2013 was a remarkable year for domestic equities. Not only was the Standard & Poor's 500 Index up 32.37% according to Bloomberg, but it achieved these results with very little downside volatility. Indeed, August was the only negative month for the S&P 500 in 2013. With such robust returns for equities coupled with a rise in long-term interest rates last year, it is to be expected that investors could lose sight of the importance of building balanced, diversified closed-end fund (CEF) portfolios and instead be mostly focused on equities and equity CEFs. The speed and degree with which investors sold both individual municipal bonds as well as municipal CEFs during the spring and summer of 2013 illustrates this point.
However, just because municipal bonds and municipal CEFs were clearly out of favor with investors for most of 2013, it did not mean there was not value in the underlying asset class and in municipal CEFs. This was precisely why I continued to advocate CEF investors maintain some exposure to municipal CEFs as the distribution rates, distribution stability (for the majority of municipal CEFs), valuations, low leverage cost and high credit characteristics were still compelling enough to warrant they be part of a diversified, balanced portfolio of CEFs.
While I suspect some readers of this blog and CEF commentary page may have doubted the wisdom behind this thesis, the recent performance of municipal CEFs illustrates the importance of maintaining balance in a CEF portfolio even when one of the categories you own might be out of favor. This is particularly relevant in light of the choppy start to the year for the S&P 500 which is up 0.50% year-to-date (YTD) as of 3/28/14 according to Bloomberg. National municipal CEFs, as measured by the First Trust Municipal Closed-End Fund Total Return Price Index (MNCEFT), are up 8.61% YTD through 3/28/14 and up 12.37% since 12/5/13. Even with the very strong total returns since early December, I believe valuations for municipal CEFs remain attractive as the average discount to NAV was 6.08% as of 3/28/14 according to Morningstar. The average was 0.91% one year ago and 0.97% three years ago according to Morningstar. Furthermore, with the Federal Reserve likely to keep the federal funds rate at 0-0.25% through all of 2014, leverage cost for levered municipal CEFs should remain low and help most municipal CEFs to maintain their very attractive distributions. The average national, leveraged municipal CEF had a distribution rate of 6.39% as of 3/28/14 according to Morningstar. A 6.39% distribution rate is a taxable equivalent distribution rate of 9.83% for someone in the 35% tax bracket.
In my view, the primary risk for investors in municipal CEFs remains duration risk. This is why I continue to advocate that CEF investors build portfolios that blend municipal CEFs with shorter duration senior loan CEFs as well as limited duration multi-sector CEFs and domestic equity CEFs as a way to mitigate some of the duration risk inherent in municipal CEFs. The potential for higher short term interest rates (and therefore higher leverage cost) sometime in mid-2015 is something owners of leveraged municipal CEFs should be watching closely. However, for now, while municipal CEFs clearly have duration risk, I believe with average tax-free distribution rates north of 6%, current wide discounts to NAV and the likelihood most municipal CEFs are able to maintain their distributions this year and into 2015 as the Federal Reserve keeps the fed funds rate at a rock bottom 0-0.25%, investors are being compensated for the duration risk they are assuming.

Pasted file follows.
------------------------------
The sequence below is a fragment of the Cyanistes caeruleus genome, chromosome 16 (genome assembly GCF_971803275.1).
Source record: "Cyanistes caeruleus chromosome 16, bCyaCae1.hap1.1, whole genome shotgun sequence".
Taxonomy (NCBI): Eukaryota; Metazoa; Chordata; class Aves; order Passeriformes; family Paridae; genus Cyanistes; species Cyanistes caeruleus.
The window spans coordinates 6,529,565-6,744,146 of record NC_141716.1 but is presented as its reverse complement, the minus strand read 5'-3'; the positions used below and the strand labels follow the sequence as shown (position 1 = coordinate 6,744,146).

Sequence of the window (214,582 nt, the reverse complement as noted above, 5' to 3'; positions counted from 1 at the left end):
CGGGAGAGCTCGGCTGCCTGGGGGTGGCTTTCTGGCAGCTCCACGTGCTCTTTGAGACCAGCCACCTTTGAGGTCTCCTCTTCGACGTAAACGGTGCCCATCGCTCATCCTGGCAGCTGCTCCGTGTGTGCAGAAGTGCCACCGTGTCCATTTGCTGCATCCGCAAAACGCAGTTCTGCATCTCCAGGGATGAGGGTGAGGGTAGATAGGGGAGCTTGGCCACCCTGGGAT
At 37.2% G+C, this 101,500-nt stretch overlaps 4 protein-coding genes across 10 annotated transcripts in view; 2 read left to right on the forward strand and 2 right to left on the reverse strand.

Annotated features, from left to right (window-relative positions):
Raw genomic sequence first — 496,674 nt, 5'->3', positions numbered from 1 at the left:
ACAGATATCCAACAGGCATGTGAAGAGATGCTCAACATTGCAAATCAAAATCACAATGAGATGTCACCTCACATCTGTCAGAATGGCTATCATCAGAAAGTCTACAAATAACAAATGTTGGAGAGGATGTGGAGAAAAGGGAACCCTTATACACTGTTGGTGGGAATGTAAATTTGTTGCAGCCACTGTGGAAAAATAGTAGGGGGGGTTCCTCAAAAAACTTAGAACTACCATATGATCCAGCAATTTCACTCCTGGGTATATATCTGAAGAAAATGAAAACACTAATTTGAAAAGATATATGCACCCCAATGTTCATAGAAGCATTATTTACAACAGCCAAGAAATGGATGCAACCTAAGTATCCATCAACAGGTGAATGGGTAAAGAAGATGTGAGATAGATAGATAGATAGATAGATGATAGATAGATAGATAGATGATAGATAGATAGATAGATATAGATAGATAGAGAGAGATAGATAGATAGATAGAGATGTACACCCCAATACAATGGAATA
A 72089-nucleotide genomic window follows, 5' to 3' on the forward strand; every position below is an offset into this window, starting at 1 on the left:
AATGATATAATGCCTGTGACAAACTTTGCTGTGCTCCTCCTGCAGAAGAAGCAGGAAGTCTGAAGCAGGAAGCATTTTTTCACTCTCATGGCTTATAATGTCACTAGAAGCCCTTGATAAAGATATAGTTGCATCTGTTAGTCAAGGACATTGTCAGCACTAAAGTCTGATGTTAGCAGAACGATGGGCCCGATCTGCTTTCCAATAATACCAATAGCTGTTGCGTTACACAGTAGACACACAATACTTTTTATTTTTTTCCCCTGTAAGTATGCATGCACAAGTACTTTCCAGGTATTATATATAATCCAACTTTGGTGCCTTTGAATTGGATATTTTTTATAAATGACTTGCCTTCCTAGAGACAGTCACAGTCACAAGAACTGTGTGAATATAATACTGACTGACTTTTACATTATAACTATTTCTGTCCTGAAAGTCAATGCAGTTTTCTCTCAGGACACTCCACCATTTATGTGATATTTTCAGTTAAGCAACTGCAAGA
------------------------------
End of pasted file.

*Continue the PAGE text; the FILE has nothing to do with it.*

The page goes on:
The performance of the First Trust Municipal Closed-End Fund Index is for illustrative purposes only and not indicative of any investment. Past performance is no guarantee of future results. The First Trust Municipal Closed-End Fund Index is a capitalization weighted index designed to provide a broad representation of the U.S. municipal closed-end fund universe. An index cannot be purchased directly by investors.
Closed-end funds are subject to various risks, including management's ability to meet the fund's investment objective, and to manage the fund's portfolio when the underlying securities are redeemed or sold, during periods of market turmoil and as investors' perceptions regarding the funds or their underlying investments change. Unlike open-end funds, which trade at prices based on a current determination of the fund's net asset value, closed-end funds frequently trade at a discount to their net asset value in the secondary market. Certain closed-end funds may employ the use of leverage which increases the volatility of such funds.
All opinions expressed constitute judgments as of the date of release, and are subject to change without notice. There can be no assurance forecasts will be achieved. The information is taken from sources that we believe to be reliable but we do not guarantee its accuracy or completeness.
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